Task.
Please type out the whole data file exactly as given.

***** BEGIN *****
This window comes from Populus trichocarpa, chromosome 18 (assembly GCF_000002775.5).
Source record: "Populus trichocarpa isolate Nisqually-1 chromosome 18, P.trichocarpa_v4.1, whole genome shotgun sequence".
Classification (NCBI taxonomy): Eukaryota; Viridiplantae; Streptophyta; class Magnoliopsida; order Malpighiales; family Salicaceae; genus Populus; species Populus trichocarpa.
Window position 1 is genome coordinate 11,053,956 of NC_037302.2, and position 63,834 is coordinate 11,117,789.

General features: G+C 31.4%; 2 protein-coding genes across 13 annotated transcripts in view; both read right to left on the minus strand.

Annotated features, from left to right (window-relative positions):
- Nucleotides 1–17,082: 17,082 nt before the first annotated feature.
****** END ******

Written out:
This window comes from Populus trichocarpa, chromosome 18 (assembly GCF_000002775.5).
Source record: "Populus trichocarpa isolate Nisqually-1 chromosome 18, P.trichocarpa_v4.1, whole genome shotgun sequence".
Classification (NCBI taxonomy): Eukaryota; Viridiplantae; Streptophyta; class Magnoliopsida; order Malpighiales; family Salicaceae; genus Populus; species Populus trichocarpa.
Window position 1 is genome coordinate 11,053,956 of NC_037302.2, and position 63,834 is coordinate 11,117,789.

General features: G+C 31.4%; 2 protein-coding genes across 13 annotated transcripts in view; both read right to left on the minus strand.

Annotated features, from left to right (window-relative positions):
- Nucleotides 1–17,082: 17,082 nt before the first annotated feature.